And we're back after so many years...the time sure flies.
I watched it again tonight and made a few more observations.
Matthew is a Canadian army veteran (for some reason I assumed he was a US soldier living in Canada) and there is split second shot in his scrapbook of a newspaper headline on Canadian soldiers tortured by Japanese so can we assume some of his injuries came from that.
The medics patched him up--so perhaps this is more in keeping with the idea that he should have died?
Looking at it that way, the story is about rituals of closure for Harry about his abandonment of his father (he can learn from it and move on) and Matthew about his medical past (he can finally die--with the help of a medical man).
I like the analysis about moral ambiguity, though I also have been thinking about how this movie fits in with the general themes of the 70s.
On one hand it fits the theme of white male failure which was so common in the 70s--even found in Deliverance.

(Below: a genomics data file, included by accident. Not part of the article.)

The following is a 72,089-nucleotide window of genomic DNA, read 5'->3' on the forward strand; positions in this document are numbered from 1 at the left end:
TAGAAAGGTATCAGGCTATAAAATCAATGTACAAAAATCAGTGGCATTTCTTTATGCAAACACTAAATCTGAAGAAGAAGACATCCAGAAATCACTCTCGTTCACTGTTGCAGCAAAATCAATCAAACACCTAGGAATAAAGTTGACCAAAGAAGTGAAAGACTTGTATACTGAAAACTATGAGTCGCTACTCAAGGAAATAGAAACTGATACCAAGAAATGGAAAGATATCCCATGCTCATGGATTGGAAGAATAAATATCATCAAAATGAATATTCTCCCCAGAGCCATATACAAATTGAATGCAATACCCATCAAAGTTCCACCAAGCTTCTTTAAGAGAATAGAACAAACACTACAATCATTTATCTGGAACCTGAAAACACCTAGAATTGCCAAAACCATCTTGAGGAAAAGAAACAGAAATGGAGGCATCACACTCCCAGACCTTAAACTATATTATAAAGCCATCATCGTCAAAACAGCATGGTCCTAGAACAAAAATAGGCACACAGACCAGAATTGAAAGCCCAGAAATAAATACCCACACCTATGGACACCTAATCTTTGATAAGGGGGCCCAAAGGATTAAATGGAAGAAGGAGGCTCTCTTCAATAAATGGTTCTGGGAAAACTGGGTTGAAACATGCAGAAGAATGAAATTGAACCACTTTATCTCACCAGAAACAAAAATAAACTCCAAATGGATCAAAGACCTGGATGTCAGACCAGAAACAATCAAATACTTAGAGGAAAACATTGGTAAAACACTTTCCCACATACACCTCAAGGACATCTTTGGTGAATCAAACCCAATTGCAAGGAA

On the other hand though, you could say the ending is ultimately about redemption and victory. Harry had overcome his demons.
Harry comes out a better man. Reborn like the Yeats poem? And he takes the memory of Matthew with him in the medals.
If you consider several other horror films or backwoods thrillers, the ending is more positive than many.
There is another puzzle though.
Harry's conversation about flying under a bridge with a British captain out of drunken boredom.
He said it got him to quit drinking but I didn't get why it got him to quit.
He realized life was precious?
Or he came so close to dying that it jolted him into change--just as his backwoods experience had done?
Anyway, perhaps I shall return in a few years time.
Discuss films and filmmakers of the 20th century (and even a little of the 19th century). Threads may contain spoilers.